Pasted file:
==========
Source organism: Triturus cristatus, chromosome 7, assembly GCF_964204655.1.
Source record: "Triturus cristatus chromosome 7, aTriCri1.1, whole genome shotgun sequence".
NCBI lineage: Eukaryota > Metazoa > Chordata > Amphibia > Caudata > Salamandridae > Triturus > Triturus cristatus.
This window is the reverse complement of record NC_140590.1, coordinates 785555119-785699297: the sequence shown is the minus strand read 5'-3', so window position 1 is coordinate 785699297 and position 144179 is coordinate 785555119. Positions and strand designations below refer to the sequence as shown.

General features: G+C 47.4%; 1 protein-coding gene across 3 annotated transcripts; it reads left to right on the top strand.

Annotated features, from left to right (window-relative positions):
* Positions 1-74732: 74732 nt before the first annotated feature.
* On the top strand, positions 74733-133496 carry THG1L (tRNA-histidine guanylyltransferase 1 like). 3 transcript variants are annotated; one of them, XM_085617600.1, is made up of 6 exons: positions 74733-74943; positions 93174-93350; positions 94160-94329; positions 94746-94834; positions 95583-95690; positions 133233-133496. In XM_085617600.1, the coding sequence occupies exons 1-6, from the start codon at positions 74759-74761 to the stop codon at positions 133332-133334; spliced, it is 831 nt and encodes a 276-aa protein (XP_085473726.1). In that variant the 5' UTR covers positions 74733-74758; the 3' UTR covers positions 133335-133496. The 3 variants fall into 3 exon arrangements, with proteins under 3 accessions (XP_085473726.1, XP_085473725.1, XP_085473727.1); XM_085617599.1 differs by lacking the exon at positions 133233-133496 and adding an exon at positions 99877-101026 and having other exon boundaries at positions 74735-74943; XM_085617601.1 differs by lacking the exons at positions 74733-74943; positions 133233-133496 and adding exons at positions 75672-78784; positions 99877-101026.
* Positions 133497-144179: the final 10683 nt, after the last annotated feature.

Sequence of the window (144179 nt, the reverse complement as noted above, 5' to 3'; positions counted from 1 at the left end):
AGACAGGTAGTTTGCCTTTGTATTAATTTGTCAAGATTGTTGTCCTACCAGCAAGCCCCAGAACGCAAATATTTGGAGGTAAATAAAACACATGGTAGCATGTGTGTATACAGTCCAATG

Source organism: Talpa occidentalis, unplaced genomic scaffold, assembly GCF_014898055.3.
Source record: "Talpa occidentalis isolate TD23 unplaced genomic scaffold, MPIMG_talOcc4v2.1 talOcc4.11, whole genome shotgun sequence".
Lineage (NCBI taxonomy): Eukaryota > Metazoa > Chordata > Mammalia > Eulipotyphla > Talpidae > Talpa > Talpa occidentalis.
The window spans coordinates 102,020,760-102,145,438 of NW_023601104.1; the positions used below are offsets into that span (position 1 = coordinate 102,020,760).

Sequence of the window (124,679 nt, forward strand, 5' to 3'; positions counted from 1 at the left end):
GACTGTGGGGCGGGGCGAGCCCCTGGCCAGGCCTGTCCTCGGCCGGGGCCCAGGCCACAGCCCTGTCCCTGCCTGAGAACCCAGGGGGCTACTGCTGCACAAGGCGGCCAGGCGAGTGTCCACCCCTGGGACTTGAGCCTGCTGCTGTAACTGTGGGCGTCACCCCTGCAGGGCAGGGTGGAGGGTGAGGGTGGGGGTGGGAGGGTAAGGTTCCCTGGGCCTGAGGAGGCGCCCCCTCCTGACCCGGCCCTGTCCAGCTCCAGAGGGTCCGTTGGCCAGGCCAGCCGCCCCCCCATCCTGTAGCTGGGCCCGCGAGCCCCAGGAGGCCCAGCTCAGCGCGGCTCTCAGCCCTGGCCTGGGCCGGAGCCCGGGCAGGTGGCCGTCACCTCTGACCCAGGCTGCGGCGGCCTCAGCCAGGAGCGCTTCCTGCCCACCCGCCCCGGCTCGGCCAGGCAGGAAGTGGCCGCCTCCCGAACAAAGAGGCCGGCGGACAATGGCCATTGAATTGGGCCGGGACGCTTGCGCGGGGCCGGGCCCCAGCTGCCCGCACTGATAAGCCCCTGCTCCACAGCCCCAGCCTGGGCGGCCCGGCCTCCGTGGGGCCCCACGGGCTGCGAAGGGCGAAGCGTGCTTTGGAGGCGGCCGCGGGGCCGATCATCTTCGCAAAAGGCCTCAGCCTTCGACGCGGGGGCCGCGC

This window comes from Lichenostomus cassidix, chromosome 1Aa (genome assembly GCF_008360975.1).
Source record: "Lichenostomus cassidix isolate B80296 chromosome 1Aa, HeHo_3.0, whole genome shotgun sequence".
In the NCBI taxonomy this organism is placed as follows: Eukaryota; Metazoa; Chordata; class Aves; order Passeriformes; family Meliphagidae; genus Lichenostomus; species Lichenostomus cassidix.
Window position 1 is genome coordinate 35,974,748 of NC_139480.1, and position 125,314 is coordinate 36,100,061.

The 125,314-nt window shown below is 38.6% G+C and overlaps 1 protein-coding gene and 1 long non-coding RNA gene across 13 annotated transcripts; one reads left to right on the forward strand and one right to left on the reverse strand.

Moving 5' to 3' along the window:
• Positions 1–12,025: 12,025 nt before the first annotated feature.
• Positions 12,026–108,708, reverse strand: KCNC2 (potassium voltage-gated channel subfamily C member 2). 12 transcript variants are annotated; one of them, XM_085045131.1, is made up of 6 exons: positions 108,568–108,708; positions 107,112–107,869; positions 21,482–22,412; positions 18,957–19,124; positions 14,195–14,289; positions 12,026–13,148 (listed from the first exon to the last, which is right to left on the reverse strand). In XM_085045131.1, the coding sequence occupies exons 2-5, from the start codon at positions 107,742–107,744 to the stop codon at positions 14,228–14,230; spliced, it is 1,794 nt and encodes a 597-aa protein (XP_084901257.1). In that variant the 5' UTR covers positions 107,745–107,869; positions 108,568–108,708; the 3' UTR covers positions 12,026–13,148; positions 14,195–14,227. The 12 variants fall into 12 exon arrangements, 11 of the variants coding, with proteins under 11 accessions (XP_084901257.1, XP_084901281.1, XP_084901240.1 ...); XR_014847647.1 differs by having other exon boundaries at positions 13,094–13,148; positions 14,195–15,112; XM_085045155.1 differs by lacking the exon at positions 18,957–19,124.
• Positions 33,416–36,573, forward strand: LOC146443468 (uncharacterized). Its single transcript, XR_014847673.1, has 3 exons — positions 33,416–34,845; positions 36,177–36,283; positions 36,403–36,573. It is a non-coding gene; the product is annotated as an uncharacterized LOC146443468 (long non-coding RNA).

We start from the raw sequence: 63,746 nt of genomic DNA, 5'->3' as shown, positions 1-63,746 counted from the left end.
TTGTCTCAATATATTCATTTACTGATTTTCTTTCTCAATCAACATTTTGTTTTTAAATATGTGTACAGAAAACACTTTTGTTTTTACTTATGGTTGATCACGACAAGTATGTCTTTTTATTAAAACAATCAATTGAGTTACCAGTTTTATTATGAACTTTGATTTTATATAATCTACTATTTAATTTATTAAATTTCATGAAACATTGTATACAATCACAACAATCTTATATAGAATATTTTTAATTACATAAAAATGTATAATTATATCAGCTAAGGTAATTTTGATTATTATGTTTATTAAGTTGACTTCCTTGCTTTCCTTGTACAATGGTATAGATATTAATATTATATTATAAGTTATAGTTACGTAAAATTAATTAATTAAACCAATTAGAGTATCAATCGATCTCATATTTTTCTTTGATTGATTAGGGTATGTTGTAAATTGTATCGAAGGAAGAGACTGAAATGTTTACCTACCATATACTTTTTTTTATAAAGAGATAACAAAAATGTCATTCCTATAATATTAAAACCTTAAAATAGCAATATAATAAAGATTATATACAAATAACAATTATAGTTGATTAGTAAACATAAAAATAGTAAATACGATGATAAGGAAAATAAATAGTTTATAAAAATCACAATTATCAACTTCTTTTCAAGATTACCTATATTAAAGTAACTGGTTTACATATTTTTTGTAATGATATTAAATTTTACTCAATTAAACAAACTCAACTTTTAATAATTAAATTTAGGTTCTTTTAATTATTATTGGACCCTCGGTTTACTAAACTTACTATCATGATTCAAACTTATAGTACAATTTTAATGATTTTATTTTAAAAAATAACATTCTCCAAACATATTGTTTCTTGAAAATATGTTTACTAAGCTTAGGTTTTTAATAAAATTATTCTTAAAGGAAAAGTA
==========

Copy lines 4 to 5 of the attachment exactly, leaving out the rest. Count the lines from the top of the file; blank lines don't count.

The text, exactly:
This window is the reverse complement of record NC_140590.1, coordinates 785555119-785699297: the sequence shown is the minus strand read 5'-3', so window position 1 is coordinate 785699297 and position 144179 is coordinate 785555119. Positions and strand designations below refer to the sequence as shown.

General features: G+C 47.4%; 1 protein-coding gene across 3 annotated transcripts; it reads left to right on the top strand.